Law enforcement and the LAPD in general? The officers on the street are first rate folks. They are underpaid and put their lives on the line every day. I walk the streets of Skid Row many times each week in the day and in the evening. I see the police response time to many situations and have watched and listened to their approach to many calls. First rate is all I can say. These folks work in one of the most unstable areas in the city if not the most unstable.

    If anything there needs to be additional resources put toward the law enforcement effort. This is not the time to take resources away and loose what movement is in progress in a positive direction. But …. I will not be surprised if things take a different direction.

    My last blog piece was on the effort for the people of Haiti and touched a little on the subject of your letter Andy. I see so much effort going to other places when there is still so much that needs to be done in our own backyard.

    I don’t want to diminish any thoughts toward the other missions and shelters but I do wish to state from my own observation that you and your staff at the Union Rescue Mission can stretch a dollar farther than just about anybody. I think you and your staff might be a resource worth listening to when it comes to the allocation of resources in downtown Los Angeles. Our current mayor has enough on his plate and a very big part of being a wise person is knowing how to allocate and yield to the expertise of others. Andy Bales; you continue to demonstrate qualities and have a long term proven track record that has no political agenda. You are fair, wise, economically estute and hopefully our mayors office will reach out for your expertise. But …. (sorry for another “but” ) …. if our local government continues down their current path and things decline I will not be surprised.

    I wish you the best. I am not a very religous person but I have become a bit more involved or open to some of these ideas since I became directly involved in the streets with many of the homeless and have learned much more about the infrastructure in Los Angeles in which you are major part.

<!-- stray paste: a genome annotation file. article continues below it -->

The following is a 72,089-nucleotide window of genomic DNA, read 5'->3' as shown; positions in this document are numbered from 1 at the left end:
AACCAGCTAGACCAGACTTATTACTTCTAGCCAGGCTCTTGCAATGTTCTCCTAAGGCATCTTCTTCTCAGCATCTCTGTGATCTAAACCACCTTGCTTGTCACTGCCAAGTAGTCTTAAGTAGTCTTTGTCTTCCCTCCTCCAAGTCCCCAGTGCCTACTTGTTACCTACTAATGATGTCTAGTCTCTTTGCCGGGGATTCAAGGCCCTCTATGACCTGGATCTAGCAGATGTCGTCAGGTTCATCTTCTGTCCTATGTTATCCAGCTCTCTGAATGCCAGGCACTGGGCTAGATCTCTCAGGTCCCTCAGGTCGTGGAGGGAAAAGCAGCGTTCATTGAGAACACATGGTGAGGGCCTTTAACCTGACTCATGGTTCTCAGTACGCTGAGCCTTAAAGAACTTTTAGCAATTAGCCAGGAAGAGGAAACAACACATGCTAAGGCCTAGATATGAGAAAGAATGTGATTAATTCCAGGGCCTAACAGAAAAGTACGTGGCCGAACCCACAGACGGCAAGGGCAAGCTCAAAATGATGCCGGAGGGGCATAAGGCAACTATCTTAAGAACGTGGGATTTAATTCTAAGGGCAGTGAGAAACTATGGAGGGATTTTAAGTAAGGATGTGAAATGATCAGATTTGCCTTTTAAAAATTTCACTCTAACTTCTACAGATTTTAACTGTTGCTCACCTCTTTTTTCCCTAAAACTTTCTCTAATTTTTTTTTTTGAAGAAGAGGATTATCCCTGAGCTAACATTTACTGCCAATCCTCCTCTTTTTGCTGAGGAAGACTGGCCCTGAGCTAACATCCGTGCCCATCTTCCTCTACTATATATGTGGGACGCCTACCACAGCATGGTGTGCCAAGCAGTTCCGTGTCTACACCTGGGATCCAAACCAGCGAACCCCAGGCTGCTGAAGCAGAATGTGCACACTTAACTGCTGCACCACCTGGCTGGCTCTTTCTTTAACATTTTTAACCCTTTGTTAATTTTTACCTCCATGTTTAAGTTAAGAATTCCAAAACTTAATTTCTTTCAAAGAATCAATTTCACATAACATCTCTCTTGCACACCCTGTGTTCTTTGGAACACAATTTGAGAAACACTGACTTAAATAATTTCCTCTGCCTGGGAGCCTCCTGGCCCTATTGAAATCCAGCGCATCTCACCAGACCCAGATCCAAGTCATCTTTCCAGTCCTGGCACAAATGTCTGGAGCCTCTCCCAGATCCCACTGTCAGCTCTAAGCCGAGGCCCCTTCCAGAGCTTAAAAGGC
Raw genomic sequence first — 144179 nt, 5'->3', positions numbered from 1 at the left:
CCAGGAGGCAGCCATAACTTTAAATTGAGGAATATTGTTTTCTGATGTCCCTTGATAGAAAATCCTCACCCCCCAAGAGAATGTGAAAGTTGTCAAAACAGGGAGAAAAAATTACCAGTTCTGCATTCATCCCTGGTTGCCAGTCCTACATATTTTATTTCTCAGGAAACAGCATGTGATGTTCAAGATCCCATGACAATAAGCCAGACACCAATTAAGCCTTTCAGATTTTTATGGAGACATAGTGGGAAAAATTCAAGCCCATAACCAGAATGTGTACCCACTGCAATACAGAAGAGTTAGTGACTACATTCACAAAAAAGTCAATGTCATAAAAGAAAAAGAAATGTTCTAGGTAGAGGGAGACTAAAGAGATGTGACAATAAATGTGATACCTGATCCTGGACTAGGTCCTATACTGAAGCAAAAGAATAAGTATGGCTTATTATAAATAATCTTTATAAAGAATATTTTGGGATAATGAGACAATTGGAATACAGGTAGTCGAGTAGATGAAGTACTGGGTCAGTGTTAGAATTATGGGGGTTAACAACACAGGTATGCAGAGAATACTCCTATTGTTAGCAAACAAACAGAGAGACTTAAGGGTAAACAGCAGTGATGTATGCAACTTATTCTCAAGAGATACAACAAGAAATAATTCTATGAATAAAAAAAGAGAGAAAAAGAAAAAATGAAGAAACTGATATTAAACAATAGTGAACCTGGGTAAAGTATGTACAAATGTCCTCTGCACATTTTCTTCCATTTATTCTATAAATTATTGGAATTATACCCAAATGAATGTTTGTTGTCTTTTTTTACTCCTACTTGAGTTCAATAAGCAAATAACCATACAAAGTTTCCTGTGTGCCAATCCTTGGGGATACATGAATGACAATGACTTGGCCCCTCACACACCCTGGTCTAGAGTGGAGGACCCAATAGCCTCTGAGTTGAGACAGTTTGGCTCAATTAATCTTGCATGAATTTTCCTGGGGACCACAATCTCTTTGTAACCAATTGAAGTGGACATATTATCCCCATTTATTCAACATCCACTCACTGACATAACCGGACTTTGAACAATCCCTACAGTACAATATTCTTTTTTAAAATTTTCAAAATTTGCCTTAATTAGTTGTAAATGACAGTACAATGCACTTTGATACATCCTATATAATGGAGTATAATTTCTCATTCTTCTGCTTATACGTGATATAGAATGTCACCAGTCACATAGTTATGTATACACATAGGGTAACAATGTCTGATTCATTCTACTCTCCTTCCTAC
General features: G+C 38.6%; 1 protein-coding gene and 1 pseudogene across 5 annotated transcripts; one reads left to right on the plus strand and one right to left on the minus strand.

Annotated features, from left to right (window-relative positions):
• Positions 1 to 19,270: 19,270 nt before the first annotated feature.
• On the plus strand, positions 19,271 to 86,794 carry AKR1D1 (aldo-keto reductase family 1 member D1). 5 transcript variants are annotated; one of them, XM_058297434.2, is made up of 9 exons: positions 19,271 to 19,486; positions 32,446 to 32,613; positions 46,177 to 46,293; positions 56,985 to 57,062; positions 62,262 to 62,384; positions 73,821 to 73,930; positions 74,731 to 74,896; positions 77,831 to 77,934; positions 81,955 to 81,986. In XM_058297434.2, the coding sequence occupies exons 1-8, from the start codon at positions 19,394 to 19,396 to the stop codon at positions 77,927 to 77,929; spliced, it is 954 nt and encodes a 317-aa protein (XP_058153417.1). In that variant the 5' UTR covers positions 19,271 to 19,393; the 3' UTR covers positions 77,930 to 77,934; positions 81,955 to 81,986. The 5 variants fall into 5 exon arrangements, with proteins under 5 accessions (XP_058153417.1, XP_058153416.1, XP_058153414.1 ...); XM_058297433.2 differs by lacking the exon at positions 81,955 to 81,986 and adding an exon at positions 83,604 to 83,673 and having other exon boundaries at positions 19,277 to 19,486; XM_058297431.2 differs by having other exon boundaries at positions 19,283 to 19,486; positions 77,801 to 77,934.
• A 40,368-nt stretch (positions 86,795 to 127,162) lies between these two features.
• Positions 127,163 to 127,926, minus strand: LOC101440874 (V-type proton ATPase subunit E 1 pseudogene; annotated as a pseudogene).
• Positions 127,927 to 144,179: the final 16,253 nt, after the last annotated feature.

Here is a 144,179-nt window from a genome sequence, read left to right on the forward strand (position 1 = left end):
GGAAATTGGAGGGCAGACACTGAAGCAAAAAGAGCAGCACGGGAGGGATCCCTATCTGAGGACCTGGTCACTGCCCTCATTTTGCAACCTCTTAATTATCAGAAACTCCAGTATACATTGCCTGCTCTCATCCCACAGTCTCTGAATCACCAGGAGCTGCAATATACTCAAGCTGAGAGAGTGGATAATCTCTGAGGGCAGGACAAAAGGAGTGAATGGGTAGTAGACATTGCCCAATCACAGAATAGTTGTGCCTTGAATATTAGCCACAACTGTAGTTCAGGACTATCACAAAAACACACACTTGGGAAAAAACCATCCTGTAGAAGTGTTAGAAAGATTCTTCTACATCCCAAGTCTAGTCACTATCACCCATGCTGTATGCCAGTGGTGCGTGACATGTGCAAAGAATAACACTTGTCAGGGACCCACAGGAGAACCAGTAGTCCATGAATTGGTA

Myles S. Rose

  2. bobpal on

    Thanks for speaking out Andy and for letting us join you.

    I too agree that reducing policing in the skid row neighborhood would lead to an increase in crime and find it hard to believe that anyone that ever visits there would disagree.

    In my opinion any group of community leaders should be encouraging the mayor to hire more police, like we’ve been promised for years, and police other high-crime areas of the city more like they police skid row not to let the area slip back toward what it once was.

  3. Thank you, Myles, for sharing your heart and perspective. Your encouraging words are appreciated. Bless you.
    Thank you, as well, to Bobpal, for reading and weighing in. Blessings

  4. Barbara on

    Dear Andy,
    Please know that I, as well, I’m sure, as many other friends and supporters across the country, keep you, Union Rescue Mission, and fellow supporters of caring, compassionate and effective outreach to people in great need in prayer. Thank you for your ceaseless efforts on behalf of individuals and families who need safety, help, a refuge and hope to find their way home.
    May God continue to grant you His great wisdom, grace and strength as you serve those so close to His heart.

  5. Thank you, Barbara, for your encouraging words and your continued prayers. Bless you!

  6. Read the latest from LA Downtown News, what Homeless Advocates Say Ease Up On Enforcement In Skid Row – Los Angeles News – LA Daily , followed by this blog and several comments from the public.

  7. A very good video that will provide more insight into what Skid Row was like before Safer Cities Initiative and the need that still exists for strong policing. Please watch!